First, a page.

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25 September 2015

In his brand new collection of recipes for babies and toddlers one of Ireland’s most talented and trusted chefs Neven Maguire gives inspiration for encouraging a life-long love of tasty and wholesome food.

Neven says: ‘Getting the right nutrition for babies and toddlers can ensure a lifetime of good health. My hope is that this book combines traditional common sense and wholesome ingredients with the very latest nutritional advice on what is best for your baby from six months through to toddlerhood.’

These muffins are wonderfully dense and moist, perfect for a nutritious breakfast. Serve them on the day that they are made or wrap in clingfilm and freeze for up to one month. If you plan to make them on
the morning you wish to serve them, get ahead and have all the dry ingredients mixed together and prepare the muffin tin the night before.

Makes 12
150g plain flour
100g wholemeal flour
1 tbsp baking powder
1 tsp ground cinnamon
25g wheat bran
2 tbsp honey
3 ripe bananas
50g ready-to-eat dried dates, pitted and finely chopped
1 large egg
225ml buttermilk
4 tbsp olive oil
1 tbsp rolled oats

Sift both flours, baking powder and cinnamon into a bowl, then tip in anything left in the sieve and stir in the wheat bran and honey. When ready to bake, preheat the oven to 180°C/350°F/gas mark 4. Line a 12-cup muffin tin with paper cases. Peel the bananas and mash two of them to a purée, then stir in the dates. Beat the egg with the buttermilk and oil. Add to the dry ingredients and stir until just blended, then lightly and quickly fold in the banana mixture. The batter should look roughly mixed, with lumps and floury pockets. Fill each paper case two-thirds full with the batter, then cut the remaining banana into 12 slices, discarding the ends, and pop one slice on top of each muffin. Sprinkle over the oats and bake for about 20 minutes, until well risen and golden brown. Transfer to a wire rack to cool slightly. These are best served warm.
NB: Honey and products containing honey are not recommended for babies under one year old.

Prepare the frittatas a day ahead, chill and bring back to room temperature to serve or reheat them just before serving. You can also freeze them for up to one month. If you don’t have mini muffin tins, you can cook the frittata in a 17.5cm square non-stick cake tin for about 15 minutes and cut into squares to serve. If your mini muffin tins aren’t non-stick, then line them with paper cases to ensure that the frittatas come out easily.

Makes 36
350g potatoes, peeled and diced
2 tbsp olive oil, plus extra for greasing
1 small onion, finely chopped
½ tsp chopped fresh thyme
3 large egg whites
3 large eggs
1 roasted red pepper, drained and diced (from a jar or can)
2 tbsp snipped fresh chives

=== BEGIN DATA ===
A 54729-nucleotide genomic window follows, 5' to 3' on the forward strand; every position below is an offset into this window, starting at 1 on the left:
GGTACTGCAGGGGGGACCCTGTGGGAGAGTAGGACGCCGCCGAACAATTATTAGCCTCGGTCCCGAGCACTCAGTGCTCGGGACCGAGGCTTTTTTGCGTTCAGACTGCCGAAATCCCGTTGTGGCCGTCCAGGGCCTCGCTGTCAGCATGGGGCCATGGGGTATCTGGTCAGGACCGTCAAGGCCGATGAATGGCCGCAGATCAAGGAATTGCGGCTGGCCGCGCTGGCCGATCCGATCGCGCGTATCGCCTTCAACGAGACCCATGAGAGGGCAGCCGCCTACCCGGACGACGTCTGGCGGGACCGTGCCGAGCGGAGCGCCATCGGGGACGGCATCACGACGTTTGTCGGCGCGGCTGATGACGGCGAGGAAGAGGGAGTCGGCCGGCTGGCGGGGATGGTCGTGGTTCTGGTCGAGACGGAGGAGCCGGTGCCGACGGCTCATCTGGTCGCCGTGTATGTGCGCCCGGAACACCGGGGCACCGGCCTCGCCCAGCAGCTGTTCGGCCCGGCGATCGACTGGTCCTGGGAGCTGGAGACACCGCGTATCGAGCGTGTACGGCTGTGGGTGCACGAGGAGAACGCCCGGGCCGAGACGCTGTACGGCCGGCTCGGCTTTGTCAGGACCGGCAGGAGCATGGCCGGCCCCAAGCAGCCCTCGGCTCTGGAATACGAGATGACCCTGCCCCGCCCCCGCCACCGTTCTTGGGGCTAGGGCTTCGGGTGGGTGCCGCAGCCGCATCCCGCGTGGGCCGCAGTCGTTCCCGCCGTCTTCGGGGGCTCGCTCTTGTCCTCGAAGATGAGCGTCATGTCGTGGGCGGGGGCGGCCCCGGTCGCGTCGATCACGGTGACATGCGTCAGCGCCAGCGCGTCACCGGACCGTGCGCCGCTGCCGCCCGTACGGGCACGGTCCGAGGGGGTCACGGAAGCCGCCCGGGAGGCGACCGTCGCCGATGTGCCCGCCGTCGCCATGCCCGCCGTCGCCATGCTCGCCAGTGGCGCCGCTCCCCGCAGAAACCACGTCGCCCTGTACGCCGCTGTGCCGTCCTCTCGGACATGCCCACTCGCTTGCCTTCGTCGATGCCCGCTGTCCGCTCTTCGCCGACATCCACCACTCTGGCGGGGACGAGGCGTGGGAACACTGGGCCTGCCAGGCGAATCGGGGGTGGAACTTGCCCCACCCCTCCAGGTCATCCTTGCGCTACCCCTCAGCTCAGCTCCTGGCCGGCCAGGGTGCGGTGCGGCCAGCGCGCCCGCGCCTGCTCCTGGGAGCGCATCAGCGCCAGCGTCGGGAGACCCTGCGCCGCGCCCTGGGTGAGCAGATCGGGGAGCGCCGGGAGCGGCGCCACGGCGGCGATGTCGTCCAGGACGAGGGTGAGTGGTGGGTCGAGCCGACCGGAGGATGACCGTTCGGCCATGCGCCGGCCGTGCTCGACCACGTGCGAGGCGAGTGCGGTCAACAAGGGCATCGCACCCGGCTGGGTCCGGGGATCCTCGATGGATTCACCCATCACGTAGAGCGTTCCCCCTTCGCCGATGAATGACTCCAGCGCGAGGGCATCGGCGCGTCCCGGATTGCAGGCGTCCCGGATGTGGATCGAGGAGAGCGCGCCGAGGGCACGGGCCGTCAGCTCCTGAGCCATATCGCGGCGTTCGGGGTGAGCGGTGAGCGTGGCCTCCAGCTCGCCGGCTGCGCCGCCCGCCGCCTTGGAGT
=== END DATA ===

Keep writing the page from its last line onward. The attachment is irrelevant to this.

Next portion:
2 tbsp freshly grated
Freshly ground black pepper

Preheat the oven to 180°C/350°F/gas mark 4. Brush 3 x 12 non-stick mini muffin tins with olive oil.
Place the potatoes in a saucepan of cold water and bring to the boil, then cook for 4 minutes or until almost tender. Drain. Heat the oil in a large non-stick frying pan. Add the onion and sauté for 3–4 minutes, until softened. Add the cooked diced potato and thyme, then sauté for another 5 minutes or so, until lightly browned. Leave to cool. Beat the egg whites until stiff. In a separate bowl, crack in the whole eggs and lightly beat, then gently fold in the potato mixture with the diced red pepper, chives and Parmesan. Season with a good pinch of freshly ground black pepper, then fold in the beaten egg whites.
Spoon about 1 tablespoon of the frittata mixture into each muffin cup. Bake for 10–12 minutes, until lightly golden. Leave to cool for 5 minutes on a wire rack and then remove the frittatas from the muffin cups, running a sharp knife around the edges of the muffin cups to help loosen them from the tin. Serve hot or cold on a platter.

There is no doubt that combining potato with green vegetables makes them more attractive for babies. I cook them in their skins because they retain more vitamins and the flesh tends to be drier and therefore easier to work with. A mouli is a great way to achieve a very fine texture, but if you don’t have one simply use a potato masher and then work it through a sieve or use a potato ricer. Peas are a great addition to this recipe as they are wonderfully sweet.

Makes 650g (26 cubes)


450g potatoes (even-sized)
100g fresh or frozen peas
4 tbsp freshly boiled water
1 large bunch of watercress, stalks trimmed (about 125g in total)

Scrub the potatoes and place in a saucepan of cold filtered water, then cover and bring to the boil. Reduce the heat to low and simmer gently for 20–25 minutes, until tender. To test if they are done, pierce with the tip of a sharp knife. Drain and return to the pan, then cover again and place on a low heat to dry out for 2 minutes. Meanwhile, place the peas in a saucepan with the freshly boiled water and bring to a simmer over a medium heat. Tip in the watercress, then cover and cook for 1–2 minutes, until the watercress has just wilted, shaking the pan once or twice. Drain into a sieve and reserve the water. Peel the potatoes once they are cool enough to handle, then purée all the vegetables in a mouli, adding enough of the reserved water to make a smooth consistency. Leave to cool, then spoon into ice cube trays and freeze.

Dad to three-year-old twins, Connor and Lucia, Neven Maguire has been at the helm of one of Ireland’s top restaurants, MacNean House & Restaurant, since 2001, and recently fulfilled a long-held dream by opening the ‘Neven Maguire Cookery School’. His last cookbook, The Nation’s Favourite Food FAST!, was a No 1 bestseller and his latest ‘Home Chef’ TV series is broadcast on RTÉ 1.

Neven Maguire’s Complete Baby & Toddler Cookbook is available in stores nationwide and online, priced at RRP £14.99

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